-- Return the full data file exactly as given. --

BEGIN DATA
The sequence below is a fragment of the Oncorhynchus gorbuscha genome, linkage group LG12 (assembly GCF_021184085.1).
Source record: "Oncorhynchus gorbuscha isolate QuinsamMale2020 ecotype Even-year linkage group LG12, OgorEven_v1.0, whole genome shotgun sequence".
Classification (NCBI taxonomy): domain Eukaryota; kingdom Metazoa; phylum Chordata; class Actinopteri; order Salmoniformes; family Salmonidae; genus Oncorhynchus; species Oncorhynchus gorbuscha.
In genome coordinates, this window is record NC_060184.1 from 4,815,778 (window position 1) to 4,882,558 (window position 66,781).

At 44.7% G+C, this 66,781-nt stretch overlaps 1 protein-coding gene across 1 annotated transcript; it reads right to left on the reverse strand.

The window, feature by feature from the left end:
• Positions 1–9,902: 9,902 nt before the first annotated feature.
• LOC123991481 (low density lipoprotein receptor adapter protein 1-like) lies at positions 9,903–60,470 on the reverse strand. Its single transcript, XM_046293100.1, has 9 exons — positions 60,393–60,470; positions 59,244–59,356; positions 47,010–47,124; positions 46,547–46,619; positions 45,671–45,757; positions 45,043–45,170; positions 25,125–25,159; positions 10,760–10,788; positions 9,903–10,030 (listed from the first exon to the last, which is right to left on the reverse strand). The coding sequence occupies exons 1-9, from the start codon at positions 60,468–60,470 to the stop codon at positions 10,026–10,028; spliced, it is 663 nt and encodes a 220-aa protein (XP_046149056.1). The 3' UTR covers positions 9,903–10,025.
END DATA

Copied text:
The sequence below is a fragment of the Oncorhynchus gorbuscha genome, linkage group LG12 (assembly GCF_021184085.1).
Source record: "Oncorhynchus gorbuscha isolate QuinsamMale2020 ecotype Even-year linkage group LG12, OgorEven_v1.0, whole genome shotgun sequence".
Classification (NCBI taxonomy): domain Eukaryota; kingdom Metazoa; phylum Chordata; class Actinopteri; order Salmoniformes; family Salmonidae; genus Oncorhynchus; species Oncorhynchus gorbuscha.
In genome coordinates, this window is record NC_060184.1 from 4,815,778 (window position 1) to 4,882,558 (window position 66,781).

At 44.7% G+C, this 66,781-nt stretch overlaps 1 protein-coding gene across 1 annotated transcript; it reads right to left on the reverse strand.

The window, feature by feature from the left end:
• Positions 1–9,902: 9,902 nt before the first annotated feature.
• LOC123991481 (low density lipoprotein receptor adapter protein 1-like) lies at positions 9,903–60,470 on the reverse strand. Its single transcript, XM_046293100.1, has 9 exons — positions 60,393–60,470; positions 59,244–59,356; positions 47,010–47,124; positions 46,547–46,619; positions 45,671–45,757; positions 45,043–45,170; positions 25,125–25,159; positions 10,760–10,788; positions 9,903–10,030 (listed from the first exon to the last, which is right to left on the reverse strand). The coding sequence occupies exons 1-9, from the start codon at positions 60,468–60,470 to the stop codon at positions 10,026–10,028; spliced, it is 663 nt and encodes a 220-aa protein (XP_046149056.1). The 3' UTR covers positions 9,903–10,025.